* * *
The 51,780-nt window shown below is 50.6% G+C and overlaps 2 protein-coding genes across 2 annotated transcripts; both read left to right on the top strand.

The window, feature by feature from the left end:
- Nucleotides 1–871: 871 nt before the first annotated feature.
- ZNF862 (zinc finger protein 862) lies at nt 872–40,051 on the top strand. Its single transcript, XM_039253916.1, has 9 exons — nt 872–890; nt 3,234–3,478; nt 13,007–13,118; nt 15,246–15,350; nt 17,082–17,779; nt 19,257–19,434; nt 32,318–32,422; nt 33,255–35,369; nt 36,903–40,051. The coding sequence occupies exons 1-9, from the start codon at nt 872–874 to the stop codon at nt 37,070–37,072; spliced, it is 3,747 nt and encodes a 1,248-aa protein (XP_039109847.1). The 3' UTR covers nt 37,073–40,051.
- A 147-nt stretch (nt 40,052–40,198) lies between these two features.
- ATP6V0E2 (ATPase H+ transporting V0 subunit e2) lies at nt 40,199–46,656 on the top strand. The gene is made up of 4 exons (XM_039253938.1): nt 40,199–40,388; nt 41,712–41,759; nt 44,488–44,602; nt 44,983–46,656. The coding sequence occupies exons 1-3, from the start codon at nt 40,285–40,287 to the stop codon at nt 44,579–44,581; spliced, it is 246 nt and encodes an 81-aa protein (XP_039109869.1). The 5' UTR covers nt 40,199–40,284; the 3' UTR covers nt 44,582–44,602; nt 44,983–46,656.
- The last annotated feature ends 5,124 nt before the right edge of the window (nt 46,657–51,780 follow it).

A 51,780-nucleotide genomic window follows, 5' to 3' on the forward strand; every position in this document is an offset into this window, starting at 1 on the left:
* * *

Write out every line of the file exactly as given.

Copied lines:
The 51,780-nt window shown below is 50.6% G+C and overlaps 2 protein-coding genes across 2 annotated transcripts; both read left to right on the top strand.

The window, feature by feature from the left end:
- Nucleotides 1–871: 871 nt before the first annotated feature.
- ZNF862 (zinc finger protein 862) lies at nt 872–40,051 on the top strand. Its single transcript, XM_039253916.1, has 9 exons — nt 872–890; nt 3,234–3,478; nt 13,007–13,118; nt 15,246–15,350; nt 17,082–17,779; nt 19,257–19,434; nt 32,318–32,422; nt 33,255–35,369; nt 36,903–40,051. The coding sequence occupies exons 1-9, from the start codon at nt 872–874 to the stop codon at nt 37,070–37,072; spliced, it is 3,747 nt and encodes a 1,248-aa protein (XP_039109847.1). The 3' UTR covers nt 37,073–40,051.
- A 147-nt stretch (nt 40,052–40,198) lies between these two features.
- ATP6V0E2 (ATPase H+ transporting V0 subunit e2) lies at nt 40,199–46,656 on the top strand. The gene is made up of 4 exons (XM_039253938.1): nt 40,199–40,388; nt 41,712–41,759; nt 44,488–44,602; nt 44,983–46,656. The coding sequence occupies exons 1-3, from the start codon at nt 40,285–40,287 to the stop codon at nt 44,579–44,581; spliced, it is 246 nt and encodes an 81-aa protein (XP_039109869.1). The 5' UTR covers nt 40,199–40,284; the 3' UTR covers nt 44,582–44,602; nt 44,983–46,656.
- The last annotated feature ends 5,124 nt before the right edge of the window (nt 46,657–51,780 follow it).

A 51,780-nucleotide genomic window follows, 5' to 3' on the forward strand; every position in this document is an offset into this window, starting at 1 on the left: